The Tree of Life
Repeat Viewings Required
Rating: 5 out of 5 stars.
Terence Malick’s films tend to divide critics and cineastes along generally recognizable lines, between those who see Malick’s films as masterpieces, and those who see Malick’s films as pretentious, faux-European art cinema.
The Tree of Life, Malick’s (The New World, The Thin Red Line, Badlands) first film in six years won’t be any less divisive, despite winning the Palme d'Or at this year’s Cannes Film Festival, making The Tree of Life an early front-runner for next year’s Academy Awards.
The Tree of Life can be variously described as a coming-of-age drama, a grief drama, a middle-aged-existential drama, and a cosmic drama. Alone or together, however, they fail to properly explain the film’s profundity and/or resonance (e.g., aesthetic, narrative, metaphysical, emotional, etc.).
To say that a film centers on a character is to say that a film follows traditional narrative structure (e.g., three or four acts depending on the screenwriting guru you follow, a goal-driven protagonist, obstacles, antagonist, resolution, catharsis). The Tree of Life certainly covers those elements, but not in a conventional sense.
Where mainstream Hollywood filmmaking focuses exclusively on a goal-driven protagonist and minimal (if any) ambiguity, The Tree of Life sidesteps narrative clarity for interpretative ambiguity (e.g., themes, subtext, etc.), typical of European art cinema, silent film, and Stanley Kubrick’s films (specifically 2001: A Space Odyssey).
The Tree of Life repeatedly returns to the central character, Jack O’Brien (Sean Penn), a disconnected, spiritually stagnant, Houston architect. His well-ordered glass-and-metal house, sterile, antiseptic, devoid of color or personality mirrors the glass-and-steel office building where he works as an architect, but the focus soon expands to Jack’s memories of his family, specifically his father (Brad Pitt) and mother (Jessica Chastain), as he imagines them, as he remembers them during in childhood in 1950s’ Smithville, Texas (Malick grew up in Texas). Jack’s memories are apparently triggered by a phone call from his father, reminding him of an unhappy anniversary.
That trigger shifts the focus from the adult Jack to his parents in the 1960s as they receive the news no parent ever wants to receive: the death of their second son at the age of 19. He may have died in the Vietnam War or in an accident (his death comes as shock and surprise), but Malick refuses to answer the “where” or even the “how” of his death definitively. In an emotionally devastating scene, the first of many in The Tree of Life, a minister offers up a comforting platitude, “He's in God's hands,” she responds with ash-bitter words, “He was always in God's hands.”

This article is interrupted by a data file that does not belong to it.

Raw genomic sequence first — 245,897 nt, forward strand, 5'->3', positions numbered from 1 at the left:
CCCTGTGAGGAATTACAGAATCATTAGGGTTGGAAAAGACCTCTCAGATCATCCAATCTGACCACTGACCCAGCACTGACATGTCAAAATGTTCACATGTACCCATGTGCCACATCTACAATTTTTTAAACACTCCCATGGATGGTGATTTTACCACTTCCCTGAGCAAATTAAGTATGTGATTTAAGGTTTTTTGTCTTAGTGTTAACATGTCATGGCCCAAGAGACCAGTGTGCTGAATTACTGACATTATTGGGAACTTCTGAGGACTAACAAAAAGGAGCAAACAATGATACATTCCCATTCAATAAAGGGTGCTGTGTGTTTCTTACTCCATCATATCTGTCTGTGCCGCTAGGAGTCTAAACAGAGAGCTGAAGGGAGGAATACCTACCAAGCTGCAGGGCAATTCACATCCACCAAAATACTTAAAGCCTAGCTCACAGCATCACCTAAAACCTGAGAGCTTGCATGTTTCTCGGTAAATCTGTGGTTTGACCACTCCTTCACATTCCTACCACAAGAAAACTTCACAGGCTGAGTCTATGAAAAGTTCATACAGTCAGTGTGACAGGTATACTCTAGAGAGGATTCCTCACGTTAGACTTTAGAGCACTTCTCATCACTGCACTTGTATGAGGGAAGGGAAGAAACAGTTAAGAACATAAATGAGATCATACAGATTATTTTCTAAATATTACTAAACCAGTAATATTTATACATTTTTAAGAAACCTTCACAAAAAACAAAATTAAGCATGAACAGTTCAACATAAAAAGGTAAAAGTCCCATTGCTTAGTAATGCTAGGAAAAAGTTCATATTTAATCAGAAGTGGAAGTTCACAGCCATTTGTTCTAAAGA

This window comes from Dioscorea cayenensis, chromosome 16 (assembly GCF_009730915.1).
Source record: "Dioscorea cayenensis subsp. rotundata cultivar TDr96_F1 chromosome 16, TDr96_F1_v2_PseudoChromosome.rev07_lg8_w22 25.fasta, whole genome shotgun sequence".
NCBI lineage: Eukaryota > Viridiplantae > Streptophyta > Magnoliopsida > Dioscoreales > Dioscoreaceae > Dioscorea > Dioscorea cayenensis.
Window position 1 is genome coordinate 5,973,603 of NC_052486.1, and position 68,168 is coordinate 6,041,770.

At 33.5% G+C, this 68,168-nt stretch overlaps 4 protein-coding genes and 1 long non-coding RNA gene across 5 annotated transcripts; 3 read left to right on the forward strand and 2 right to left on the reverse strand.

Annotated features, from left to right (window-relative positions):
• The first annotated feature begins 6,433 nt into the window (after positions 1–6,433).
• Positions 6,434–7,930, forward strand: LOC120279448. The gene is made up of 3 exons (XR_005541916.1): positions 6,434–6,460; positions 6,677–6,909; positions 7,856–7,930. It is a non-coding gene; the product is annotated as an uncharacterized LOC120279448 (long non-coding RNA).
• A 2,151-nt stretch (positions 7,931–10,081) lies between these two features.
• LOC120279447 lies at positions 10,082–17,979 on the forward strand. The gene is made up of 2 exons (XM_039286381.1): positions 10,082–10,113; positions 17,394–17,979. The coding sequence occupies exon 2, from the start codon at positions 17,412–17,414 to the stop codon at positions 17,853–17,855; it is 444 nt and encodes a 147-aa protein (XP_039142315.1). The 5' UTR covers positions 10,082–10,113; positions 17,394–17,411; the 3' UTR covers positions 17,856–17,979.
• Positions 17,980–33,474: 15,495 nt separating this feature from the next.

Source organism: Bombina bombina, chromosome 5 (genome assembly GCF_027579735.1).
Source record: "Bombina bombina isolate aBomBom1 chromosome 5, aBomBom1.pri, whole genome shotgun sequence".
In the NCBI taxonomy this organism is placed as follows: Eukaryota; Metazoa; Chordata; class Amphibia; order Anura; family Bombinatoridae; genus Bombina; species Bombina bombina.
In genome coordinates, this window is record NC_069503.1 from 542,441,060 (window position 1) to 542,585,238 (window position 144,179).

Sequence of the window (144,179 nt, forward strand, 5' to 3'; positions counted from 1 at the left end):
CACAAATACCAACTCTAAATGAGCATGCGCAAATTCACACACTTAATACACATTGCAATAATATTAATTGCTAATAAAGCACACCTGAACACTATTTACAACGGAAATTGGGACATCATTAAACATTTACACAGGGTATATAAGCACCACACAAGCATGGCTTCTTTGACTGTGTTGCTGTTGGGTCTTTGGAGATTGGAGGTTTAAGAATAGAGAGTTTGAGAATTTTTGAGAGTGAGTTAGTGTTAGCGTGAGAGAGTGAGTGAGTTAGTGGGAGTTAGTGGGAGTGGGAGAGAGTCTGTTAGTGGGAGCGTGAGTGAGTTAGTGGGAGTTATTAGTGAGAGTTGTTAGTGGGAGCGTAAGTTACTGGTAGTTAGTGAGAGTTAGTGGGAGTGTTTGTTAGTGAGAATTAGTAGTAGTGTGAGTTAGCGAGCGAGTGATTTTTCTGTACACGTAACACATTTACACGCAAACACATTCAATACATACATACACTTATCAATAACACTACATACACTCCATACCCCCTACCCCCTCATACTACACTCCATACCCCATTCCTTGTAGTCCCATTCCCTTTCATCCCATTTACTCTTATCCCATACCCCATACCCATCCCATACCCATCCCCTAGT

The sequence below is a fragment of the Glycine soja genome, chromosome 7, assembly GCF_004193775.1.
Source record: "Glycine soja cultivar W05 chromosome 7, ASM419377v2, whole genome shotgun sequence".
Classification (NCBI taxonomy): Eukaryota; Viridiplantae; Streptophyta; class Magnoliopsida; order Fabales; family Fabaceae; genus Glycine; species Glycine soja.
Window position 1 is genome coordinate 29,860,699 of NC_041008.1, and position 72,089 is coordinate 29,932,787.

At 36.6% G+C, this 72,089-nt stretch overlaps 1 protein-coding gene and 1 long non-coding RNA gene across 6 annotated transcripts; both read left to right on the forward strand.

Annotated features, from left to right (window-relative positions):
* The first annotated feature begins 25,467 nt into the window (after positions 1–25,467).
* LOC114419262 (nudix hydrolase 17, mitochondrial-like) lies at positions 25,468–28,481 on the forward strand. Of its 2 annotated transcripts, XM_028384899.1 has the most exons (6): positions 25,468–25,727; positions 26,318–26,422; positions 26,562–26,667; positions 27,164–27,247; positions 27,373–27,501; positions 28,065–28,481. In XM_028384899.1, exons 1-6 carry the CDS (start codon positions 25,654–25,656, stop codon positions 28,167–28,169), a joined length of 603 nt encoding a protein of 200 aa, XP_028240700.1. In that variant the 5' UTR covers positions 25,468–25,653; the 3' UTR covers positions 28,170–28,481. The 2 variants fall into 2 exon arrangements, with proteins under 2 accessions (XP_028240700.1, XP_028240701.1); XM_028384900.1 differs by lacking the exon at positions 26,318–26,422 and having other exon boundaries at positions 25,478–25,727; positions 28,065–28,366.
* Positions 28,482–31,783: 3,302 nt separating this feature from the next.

In a sense, it’s Job all over again, an indifferent god allowing the undeserving to die, regardless of whether he believed in a particular religion or lived a moral life (an early challenge to Jack when he witnesses the accidental death of a young boy by drowning).
Jack doesn't share his younger brother's talents for music or painting. In fact, he shows little (actually no) artistic sensibility of any kind, drawing him further away, at least on one level, from his father, a frustrated musician. Those differences lead to growing resentment toward his brother, who he suspects, rightly, is better loved by his parents. In a telling scene, Jack asks his mother whom she loves most among her sons. She gives the standard answer, that she loves all of her sons equally, but it’s clear she loves the second son most of all, as does Jack’s father, in part for his musical talent, in part because, he resembles his mother.
Returning to the adult Jack, Malick takes him to a rapturous vision of reconciliation, revisiting his youth, his parents and brothers, unchanged. It may not be subjectively real (unless some form of time travel’s involved), but it becomes the path Jack takes to find what he lost in himself decades earlier.
To describe The Tree of Life as profound makes it sound pretentious. Malick isn’t above allowing his inner college instructor (he taught philosophy before he became a filmmaker) to ask the big questions (life, the universe, the meaning thereof) and he’s not afraid to answer them even at the risk of being called pretentious, hubristic, or even simplistic. But it was a risk Malick thought worth taking four years ago. It’s a risk moviegoers, even moviegoers habitually disinclined from risk-taking when it comes to their film choices should take.
Not surprisingly, The Tree of Life demands repeat viewings for its masterful combination of sound and image, Malick’s intentionally amorphous ambiguities, his metaphysical musings, and for an affecting, melancholic coming-of-age story.